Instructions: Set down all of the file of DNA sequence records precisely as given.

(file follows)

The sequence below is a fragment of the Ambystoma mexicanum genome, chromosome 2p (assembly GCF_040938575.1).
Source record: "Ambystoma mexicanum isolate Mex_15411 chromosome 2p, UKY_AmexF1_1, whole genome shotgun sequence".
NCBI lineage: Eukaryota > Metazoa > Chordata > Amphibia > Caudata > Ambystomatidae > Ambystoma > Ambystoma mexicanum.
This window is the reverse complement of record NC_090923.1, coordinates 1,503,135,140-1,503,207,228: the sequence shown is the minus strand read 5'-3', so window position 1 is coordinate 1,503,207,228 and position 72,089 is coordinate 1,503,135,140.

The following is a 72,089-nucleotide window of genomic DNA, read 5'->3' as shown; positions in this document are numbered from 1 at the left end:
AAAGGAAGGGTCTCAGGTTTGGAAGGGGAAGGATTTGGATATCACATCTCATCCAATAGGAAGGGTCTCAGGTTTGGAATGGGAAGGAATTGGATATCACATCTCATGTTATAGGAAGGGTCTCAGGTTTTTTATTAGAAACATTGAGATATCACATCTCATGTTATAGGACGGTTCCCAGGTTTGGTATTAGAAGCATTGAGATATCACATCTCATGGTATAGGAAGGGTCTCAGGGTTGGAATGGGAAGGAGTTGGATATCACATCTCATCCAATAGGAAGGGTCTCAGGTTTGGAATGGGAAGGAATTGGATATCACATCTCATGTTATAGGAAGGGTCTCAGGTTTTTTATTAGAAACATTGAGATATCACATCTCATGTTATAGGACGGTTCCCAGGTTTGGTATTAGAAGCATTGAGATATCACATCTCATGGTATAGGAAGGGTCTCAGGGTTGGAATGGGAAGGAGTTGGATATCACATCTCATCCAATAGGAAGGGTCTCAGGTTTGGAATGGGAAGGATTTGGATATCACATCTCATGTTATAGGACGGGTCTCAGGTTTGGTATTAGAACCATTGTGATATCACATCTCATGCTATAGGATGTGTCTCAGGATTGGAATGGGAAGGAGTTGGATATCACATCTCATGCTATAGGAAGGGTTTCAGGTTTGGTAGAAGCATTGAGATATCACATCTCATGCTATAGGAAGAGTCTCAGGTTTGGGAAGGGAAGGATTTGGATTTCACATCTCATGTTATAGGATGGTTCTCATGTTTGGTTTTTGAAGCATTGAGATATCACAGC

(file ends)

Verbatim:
The sequence below is a fragment of the Ambystoma mexicanum genome, chromosome 2p (assembly GCF_040938575.1).
Source record: "Ambystoma mexicanum isolate Mex_15411 chromosome 2p, UKY_AmexF1_1, whole genome shotgun sequence".
NCBI lineage: Eukaryota > Metazoa > Chordata > Amphibia > Caudata > Ambystomatidae > Ambystoma > Ambystoma mexicanum.
This window is the reverse complement of record NC_090923.1, coordinates 1,503,135,140-1,503,207,228: the sequence shown is the minus strand read 5'-3', so window position 1 is coordinate 1,503,207,228 and position 72,089 is coordinate 1,503,135,140.

The following is a 72,089-nucleotide window of genomic DNA, read 5'->3' as shown; positions in this document are numbered from 1 at the left end:
AAAGGAAGGGTCTCAGGTTTGGAAGGGGAAGGATTTGGATATCACATCTCATCCAATAGGAAGGGTCTCAGGTTTGGAATGGGAAGGAATTGGATATCACATCTCATGTTATAGGAAGGGTCTCAGGTTTTTTATTAGAAACATTGAGATATCACATCTCATGTTATAGGACGGTTCCCAGGTTTGGTATTAGAAGCATTGAGATATCACATCTCATGGTATAGGAAGGGTCTCAGGGTTGGAATGGGAAGGAGTTGGATATCACATCTCATCCAATAGGAAGGGTCTCAGGTTTGGAATGGGAAGGAATTGGATATCACATCTCATGTTATAGGAAGGGTCTCAGGTTTTTTATTAGAAACATTGAGATATCACATCTCATGTTATAGGACGGTTCCCAGGTTTGGTATTAGAAGCATTGAGATATCACATCTCATGGTATAGGAAGGGTCTCAGGGTTGGAATGGGAAGGAGTTGGATATCACATCTCATCCAATAGGAAGGGTCTCAGGTTTGGAATGGGAAGGATTTGGATATCACATCTCATGTTATAGGACGGGTCTCAGGTTTGGTATTAGAACCATTGTGATATCACATCTCATGCTATAGGATGTGTCTCAGGATTGGAATGGGAAGGAGTTGGATATCACATCTCATGCTATAGGAAGGGTTTCAGGTTTGGTAGAAGCATTGAGATATCACATCTCATGCTATAGGAAGAGTCTCAGGTTTGGGAAGGGAAGGATTTGGATTTCACATCTCATGTTATAGGATGGTTCTCATGTTTGGTTTTTGAAGCATTGAGATATCACAGC